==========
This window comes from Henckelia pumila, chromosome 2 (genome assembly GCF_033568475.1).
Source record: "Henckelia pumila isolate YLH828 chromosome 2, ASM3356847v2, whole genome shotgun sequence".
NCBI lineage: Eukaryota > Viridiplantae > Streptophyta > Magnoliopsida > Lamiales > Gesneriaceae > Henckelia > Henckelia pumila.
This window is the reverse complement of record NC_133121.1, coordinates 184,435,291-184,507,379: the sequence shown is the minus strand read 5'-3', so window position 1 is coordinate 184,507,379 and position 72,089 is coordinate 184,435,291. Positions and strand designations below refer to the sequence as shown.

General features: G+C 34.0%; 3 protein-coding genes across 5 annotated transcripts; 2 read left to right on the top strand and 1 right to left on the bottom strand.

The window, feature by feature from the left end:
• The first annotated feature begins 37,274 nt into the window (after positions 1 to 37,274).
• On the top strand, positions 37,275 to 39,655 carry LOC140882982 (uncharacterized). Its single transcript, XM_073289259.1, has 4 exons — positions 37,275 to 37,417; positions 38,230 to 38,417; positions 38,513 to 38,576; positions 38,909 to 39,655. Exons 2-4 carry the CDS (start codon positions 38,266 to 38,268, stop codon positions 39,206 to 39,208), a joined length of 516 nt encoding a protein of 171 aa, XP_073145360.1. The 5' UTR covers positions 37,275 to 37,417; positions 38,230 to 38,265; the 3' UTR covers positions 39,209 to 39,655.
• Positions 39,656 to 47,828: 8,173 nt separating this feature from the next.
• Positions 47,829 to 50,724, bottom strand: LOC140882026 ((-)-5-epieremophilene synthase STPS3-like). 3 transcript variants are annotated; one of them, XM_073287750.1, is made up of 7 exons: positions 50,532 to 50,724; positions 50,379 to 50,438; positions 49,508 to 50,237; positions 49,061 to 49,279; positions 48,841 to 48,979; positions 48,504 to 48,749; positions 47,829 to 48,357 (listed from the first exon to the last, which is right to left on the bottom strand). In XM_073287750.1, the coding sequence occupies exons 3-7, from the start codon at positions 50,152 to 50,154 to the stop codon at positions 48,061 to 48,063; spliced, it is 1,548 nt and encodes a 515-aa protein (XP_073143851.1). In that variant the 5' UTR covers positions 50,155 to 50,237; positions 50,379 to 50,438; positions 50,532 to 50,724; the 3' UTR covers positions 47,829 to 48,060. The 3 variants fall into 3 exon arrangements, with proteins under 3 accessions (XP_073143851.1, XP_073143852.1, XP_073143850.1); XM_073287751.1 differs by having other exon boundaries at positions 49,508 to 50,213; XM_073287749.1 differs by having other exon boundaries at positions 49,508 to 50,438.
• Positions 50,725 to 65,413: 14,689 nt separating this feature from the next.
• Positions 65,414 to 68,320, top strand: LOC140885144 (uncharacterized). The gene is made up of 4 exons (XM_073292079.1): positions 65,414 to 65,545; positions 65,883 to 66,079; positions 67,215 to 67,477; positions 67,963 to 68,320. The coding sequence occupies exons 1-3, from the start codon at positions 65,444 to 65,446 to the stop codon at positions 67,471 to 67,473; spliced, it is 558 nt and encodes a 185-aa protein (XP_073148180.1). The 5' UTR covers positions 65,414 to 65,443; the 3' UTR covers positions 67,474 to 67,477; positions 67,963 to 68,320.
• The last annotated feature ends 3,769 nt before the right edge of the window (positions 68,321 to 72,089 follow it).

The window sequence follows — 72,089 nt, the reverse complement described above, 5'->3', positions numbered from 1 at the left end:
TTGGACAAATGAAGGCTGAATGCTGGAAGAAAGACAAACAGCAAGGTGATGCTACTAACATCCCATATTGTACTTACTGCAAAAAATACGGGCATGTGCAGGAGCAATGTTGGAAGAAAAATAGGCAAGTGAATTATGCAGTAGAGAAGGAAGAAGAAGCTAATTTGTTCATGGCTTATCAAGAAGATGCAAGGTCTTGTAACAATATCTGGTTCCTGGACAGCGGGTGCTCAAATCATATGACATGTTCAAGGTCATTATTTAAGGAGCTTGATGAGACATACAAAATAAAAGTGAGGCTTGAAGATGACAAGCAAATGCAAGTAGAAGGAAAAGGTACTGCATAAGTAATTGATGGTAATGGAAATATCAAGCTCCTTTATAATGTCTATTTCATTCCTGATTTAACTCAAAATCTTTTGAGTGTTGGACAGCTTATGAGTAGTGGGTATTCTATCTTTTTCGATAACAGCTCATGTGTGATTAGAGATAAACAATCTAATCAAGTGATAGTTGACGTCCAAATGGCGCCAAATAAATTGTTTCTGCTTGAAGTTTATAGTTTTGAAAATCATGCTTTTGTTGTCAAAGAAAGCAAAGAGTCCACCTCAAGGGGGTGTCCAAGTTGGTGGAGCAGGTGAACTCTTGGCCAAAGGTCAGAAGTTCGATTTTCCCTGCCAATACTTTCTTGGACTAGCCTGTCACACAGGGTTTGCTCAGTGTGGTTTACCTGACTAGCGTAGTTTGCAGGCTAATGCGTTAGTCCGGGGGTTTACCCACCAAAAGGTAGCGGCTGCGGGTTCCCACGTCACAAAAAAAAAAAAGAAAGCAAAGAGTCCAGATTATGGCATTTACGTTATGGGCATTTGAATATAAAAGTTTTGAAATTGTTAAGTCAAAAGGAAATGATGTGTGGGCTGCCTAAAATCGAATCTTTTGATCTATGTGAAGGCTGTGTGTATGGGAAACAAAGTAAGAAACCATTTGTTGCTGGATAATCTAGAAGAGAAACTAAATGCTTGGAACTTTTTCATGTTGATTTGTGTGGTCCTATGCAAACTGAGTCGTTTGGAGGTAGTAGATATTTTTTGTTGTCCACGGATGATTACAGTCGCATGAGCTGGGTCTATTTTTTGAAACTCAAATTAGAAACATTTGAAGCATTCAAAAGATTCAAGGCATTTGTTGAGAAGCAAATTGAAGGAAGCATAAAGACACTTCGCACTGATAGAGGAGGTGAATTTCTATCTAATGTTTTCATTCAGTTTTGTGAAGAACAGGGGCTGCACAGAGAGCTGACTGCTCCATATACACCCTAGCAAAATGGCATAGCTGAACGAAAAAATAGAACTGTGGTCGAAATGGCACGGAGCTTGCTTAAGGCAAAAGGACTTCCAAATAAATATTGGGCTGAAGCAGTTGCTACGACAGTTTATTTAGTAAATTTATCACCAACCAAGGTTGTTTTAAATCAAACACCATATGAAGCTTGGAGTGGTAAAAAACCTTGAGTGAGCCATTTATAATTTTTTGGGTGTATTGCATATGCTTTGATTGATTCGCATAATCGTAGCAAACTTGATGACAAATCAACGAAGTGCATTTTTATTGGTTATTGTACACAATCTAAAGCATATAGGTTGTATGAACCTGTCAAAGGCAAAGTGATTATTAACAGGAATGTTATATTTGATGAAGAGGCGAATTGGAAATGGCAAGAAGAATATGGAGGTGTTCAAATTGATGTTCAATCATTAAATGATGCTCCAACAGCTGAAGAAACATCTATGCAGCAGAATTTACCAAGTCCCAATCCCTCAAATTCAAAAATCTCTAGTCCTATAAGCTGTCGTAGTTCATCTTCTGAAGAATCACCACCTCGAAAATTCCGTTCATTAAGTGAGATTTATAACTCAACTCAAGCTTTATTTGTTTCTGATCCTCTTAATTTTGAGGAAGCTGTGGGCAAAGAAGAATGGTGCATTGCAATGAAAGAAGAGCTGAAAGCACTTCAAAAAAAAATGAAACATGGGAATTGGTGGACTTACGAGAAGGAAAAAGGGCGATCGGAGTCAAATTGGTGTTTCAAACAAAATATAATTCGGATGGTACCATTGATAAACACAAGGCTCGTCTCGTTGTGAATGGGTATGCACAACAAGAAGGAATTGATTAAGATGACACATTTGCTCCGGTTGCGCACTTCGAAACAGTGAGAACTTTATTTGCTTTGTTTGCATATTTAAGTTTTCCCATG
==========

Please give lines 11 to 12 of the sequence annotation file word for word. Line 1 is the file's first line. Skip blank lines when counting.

• Positions 50,725 to 65,413: 14,689 nt separating this feature from the next.
• Positions 65,414 to 68,320, top strand: LOC140885144 (uncharacterized). The gene is made up of 4 exons (XM_073292079.1): positions 65,414 to 65,545; positions 65,883 to 66,079; positions 67,215 to 67,477; positions 67,963 to 68,320. The coding sequence occupies exons 1-3, from the start codon at positions 65,444 to 65,446 to the stop codon at positions 67,471 to 67,473; spliced, it is 558 nt and encodes a 185-aa protein (XP_073148180.1). The 5' UTR covers positions 65,414 to 65,443; the 3' UTR covers positions 67,474 to 67,477; positions 67,963 to 68,320.